Branching Out: A new (to me) type of camping

Branching Out: A new (to me) type of camping

For as long as I’ve been a camper, the pastime has involved filling up the 4wd and heading bush with swags, tents or a trailer in tow. And the same applies to just about every other camper I know. But there are so many ways to get outside  overnight that I’ve decided to broaden my horizons and give backpacking a go.

I’m not talking about going to Europe and spending a year hitch hiking, getting around from hostel to hostel. I’m talking about loading up a pack with just the essentials and really becoming a part of it all. Technically it’s not the first time I’ve given it a go. I threw a cheap hammock and a few odds and ends in a bag one time after watching too much Bear Grylls. It was a rough and terrible night, I got seasick from the hammock swaying about in the wind and had to sleep on a rock as it was the softest thing around. I woke up to a Millipede nestled in my eye socket. It wasn’t funny at the time, but it’s hilarious now!

Not one to let a single experience taint my opinion, I set out to learn what I actually need to make it a good experience this time! Here’s what I have learned so far:

Backpack: I could probably pack light and just use a regular backpack, but for overnight even a light pack is gonna be kinda heavy and I have a bad back. So I decided to spend a bit on a larger bag which fits better and has the proper support. I found good information on choosing and fitting a backpack on REI.COM.

I ended up with the Black Wolf Mountain Ash 65 litre pack for $199 at BCF

BW14_Mountainash_Blue_CharcoalSleeping: The last time I gave this a go I went in summer. I literally took just the hammock to sleep in and wore jeans and a jacket. I got pretty chilly, especially when I moved from the hammock to the rock. This time I have a nice compact down sleeping bag, some good thermals and self inflating matress to get some shuteye. I’m not purchasing a tent at this stage, but I’ll be getting a cheap rain fly when I can find one!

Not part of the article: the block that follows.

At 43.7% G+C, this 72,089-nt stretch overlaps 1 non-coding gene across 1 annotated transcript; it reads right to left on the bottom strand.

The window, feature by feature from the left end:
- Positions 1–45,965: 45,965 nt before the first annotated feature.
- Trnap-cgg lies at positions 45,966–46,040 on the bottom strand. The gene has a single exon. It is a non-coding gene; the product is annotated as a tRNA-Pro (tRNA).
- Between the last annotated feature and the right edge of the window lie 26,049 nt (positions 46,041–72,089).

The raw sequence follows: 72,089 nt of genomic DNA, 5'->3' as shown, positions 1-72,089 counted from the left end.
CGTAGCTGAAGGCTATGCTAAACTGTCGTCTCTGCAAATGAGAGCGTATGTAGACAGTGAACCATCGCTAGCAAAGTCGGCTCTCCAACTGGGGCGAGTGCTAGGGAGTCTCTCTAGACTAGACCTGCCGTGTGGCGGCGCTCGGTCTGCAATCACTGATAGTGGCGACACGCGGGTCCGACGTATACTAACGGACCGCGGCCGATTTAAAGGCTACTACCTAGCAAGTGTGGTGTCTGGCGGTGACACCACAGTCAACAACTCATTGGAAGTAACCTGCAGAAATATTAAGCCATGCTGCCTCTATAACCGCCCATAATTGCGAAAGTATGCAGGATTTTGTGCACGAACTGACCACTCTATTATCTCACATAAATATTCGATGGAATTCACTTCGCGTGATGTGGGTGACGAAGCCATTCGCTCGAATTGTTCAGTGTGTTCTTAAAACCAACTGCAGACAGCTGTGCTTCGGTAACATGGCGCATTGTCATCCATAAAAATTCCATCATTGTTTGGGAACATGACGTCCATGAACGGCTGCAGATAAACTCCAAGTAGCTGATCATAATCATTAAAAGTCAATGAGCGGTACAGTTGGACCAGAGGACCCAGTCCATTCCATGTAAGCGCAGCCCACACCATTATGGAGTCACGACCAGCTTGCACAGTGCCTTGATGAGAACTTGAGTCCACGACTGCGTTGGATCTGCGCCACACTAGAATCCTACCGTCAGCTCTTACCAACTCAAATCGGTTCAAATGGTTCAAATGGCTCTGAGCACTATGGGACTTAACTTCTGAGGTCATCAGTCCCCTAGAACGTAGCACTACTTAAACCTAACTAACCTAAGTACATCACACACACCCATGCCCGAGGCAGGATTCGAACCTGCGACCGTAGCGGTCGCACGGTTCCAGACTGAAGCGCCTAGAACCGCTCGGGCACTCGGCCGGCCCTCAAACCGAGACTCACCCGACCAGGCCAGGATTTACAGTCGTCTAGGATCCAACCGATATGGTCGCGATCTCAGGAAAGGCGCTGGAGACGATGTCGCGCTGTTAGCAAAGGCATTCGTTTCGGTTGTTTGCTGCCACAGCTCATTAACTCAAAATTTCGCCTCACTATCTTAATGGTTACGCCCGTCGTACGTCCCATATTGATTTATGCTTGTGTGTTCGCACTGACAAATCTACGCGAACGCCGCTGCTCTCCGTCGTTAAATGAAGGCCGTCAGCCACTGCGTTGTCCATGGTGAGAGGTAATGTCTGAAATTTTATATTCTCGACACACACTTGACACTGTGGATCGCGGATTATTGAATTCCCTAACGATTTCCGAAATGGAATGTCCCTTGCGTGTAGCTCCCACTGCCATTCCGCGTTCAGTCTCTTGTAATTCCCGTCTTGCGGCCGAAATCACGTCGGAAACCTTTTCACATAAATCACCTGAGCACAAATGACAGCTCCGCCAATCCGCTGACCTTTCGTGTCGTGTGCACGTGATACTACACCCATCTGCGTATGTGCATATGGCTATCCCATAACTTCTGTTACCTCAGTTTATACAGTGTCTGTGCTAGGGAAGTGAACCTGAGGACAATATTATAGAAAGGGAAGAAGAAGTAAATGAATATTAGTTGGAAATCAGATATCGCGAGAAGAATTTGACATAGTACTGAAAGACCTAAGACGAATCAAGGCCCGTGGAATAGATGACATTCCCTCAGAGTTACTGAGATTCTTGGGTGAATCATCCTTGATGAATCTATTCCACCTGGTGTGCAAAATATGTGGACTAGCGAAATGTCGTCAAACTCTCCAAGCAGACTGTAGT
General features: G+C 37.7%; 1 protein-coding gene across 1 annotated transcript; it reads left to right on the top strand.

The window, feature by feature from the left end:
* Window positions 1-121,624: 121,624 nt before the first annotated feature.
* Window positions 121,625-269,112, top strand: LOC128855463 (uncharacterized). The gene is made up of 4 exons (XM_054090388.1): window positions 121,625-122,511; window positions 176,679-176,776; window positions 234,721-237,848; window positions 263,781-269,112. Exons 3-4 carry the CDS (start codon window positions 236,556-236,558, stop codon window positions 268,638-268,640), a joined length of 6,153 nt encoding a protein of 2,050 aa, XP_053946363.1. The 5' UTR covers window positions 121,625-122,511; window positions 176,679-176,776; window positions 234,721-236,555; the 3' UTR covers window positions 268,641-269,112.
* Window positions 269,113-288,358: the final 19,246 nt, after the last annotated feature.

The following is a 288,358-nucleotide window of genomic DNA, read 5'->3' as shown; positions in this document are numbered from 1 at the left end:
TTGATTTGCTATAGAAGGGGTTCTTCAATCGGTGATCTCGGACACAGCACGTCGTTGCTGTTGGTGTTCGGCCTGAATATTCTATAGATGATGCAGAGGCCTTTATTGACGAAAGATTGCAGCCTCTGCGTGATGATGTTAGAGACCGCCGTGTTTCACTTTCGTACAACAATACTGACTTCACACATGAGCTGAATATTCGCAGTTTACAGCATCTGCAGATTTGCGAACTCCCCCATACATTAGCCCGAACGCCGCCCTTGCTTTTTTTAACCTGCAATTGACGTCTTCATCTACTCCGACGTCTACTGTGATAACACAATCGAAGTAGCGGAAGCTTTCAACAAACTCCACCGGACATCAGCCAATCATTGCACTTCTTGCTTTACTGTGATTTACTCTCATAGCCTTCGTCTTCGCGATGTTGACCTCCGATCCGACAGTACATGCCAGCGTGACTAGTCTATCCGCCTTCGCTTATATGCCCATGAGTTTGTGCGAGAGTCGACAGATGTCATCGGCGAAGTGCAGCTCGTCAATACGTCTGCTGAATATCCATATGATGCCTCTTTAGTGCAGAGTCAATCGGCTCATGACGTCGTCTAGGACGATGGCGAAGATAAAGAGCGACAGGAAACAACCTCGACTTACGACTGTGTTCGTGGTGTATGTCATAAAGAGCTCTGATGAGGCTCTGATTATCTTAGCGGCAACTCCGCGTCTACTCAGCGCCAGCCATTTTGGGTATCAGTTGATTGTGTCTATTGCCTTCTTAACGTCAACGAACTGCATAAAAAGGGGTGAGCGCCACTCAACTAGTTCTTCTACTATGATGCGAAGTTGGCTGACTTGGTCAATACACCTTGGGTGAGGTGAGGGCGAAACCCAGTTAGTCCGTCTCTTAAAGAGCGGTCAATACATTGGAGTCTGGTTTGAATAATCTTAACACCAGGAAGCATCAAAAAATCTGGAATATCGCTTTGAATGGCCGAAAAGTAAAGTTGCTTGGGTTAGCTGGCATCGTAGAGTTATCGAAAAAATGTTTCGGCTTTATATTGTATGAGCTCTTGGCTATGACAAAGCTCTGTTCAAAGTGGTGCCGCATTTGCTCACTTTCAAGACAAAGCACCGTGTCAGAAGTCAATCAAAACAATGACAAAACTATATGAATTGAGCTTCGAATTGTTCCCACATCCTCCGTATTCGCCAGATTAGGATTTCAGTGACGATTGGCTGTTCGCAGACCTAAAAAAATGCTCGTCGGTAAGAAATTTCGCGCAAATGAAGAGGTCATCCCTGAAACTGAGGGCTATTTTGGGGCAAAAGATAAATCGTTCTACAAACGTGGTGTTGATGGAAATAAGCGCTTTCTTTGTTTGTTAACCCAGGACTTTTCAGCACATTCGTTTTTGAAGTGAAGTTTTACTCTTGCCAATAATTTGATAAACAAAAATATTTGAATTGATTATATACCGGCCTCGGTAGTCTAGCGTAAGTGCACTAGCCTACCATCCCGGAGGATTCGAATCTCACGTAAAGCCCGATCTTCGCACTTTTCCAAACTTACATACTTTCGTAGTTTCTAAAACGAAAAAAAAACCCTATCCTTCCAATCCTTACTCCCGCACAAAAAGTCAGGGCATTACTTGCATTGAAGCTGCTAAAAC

Eating and Drinking: When I was in the USA I picked up a really cheap aluminium cookware set (about $8 US I think!). It’s light, packs down into itself and will do nicely for now. I’ve also bought a cheap companion hikers stove (about $50) from BCF, and the disposable canister to match at about $15. I’ll take along a spoon and fork from the kitchen and use my survival knife. Water is tricky, in knowing how much I need to carry. I’m guessing 4-6 litres for a short overnight hike? And food, I will be picking a few recipes from the Trail Chef E-Book  which I reviewed last year.

Hiking: It’s all about trousers to protect my legs from the prickly ass Aussie bush, long sleeves for the same reason and as defence agains sunburn, and a very sturdy pair of hiking boots. Other things I’ll be carrying include a first aid kit of course, hat, sunscreen, insect repellant, some of my smaller camera gear and my favourite tool of all time: the machete!


Our first outing: We’re not going all out for some OMG epic destination on our first trek. The vast expanse of bushland east of my home will do the trick, and we will hike our way back into civilisation. Probably only 15 or 20km out, just keeping it fun and relaxing.

So that’s where we’re at. I’m not quite prepared yet, but as soon as I am I’ll be heading straight out. Before I finish for today though, I’ve gotta give a shoutout to Snowy’s Blog for all the information and idea’s I’ve gathered off their site. They have so many informative articles on all aspects of camping, hiking, 4wding, kayaking and just about everything outdoors! Some of the articles that have helped me the most are:

What To Pack For An Overnight Hiking Trip

Top Ten Hiking Hacks

Hiking Stoves Basics

How To Prepare For An Overnight Hike


If you’ve got any tips you can put forward for me on this new adventure I would love to hear them. Obviously I’m not gonna get it right on the first outing, that’s how you learn!


Alex Garner




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  1. Mark
    April 10, 06:34 Reply
    Good luck mate! I'm researching a two day trip at the moment so will be interested to see how you go.
  2. Larry LEdford
    April 10, 08:08 Reply
    As teenagers our overnight camping trips generally involved the backyard or the city park. That way we could drop by the all night petro station for sodas and a snack. It was rough!!!!!

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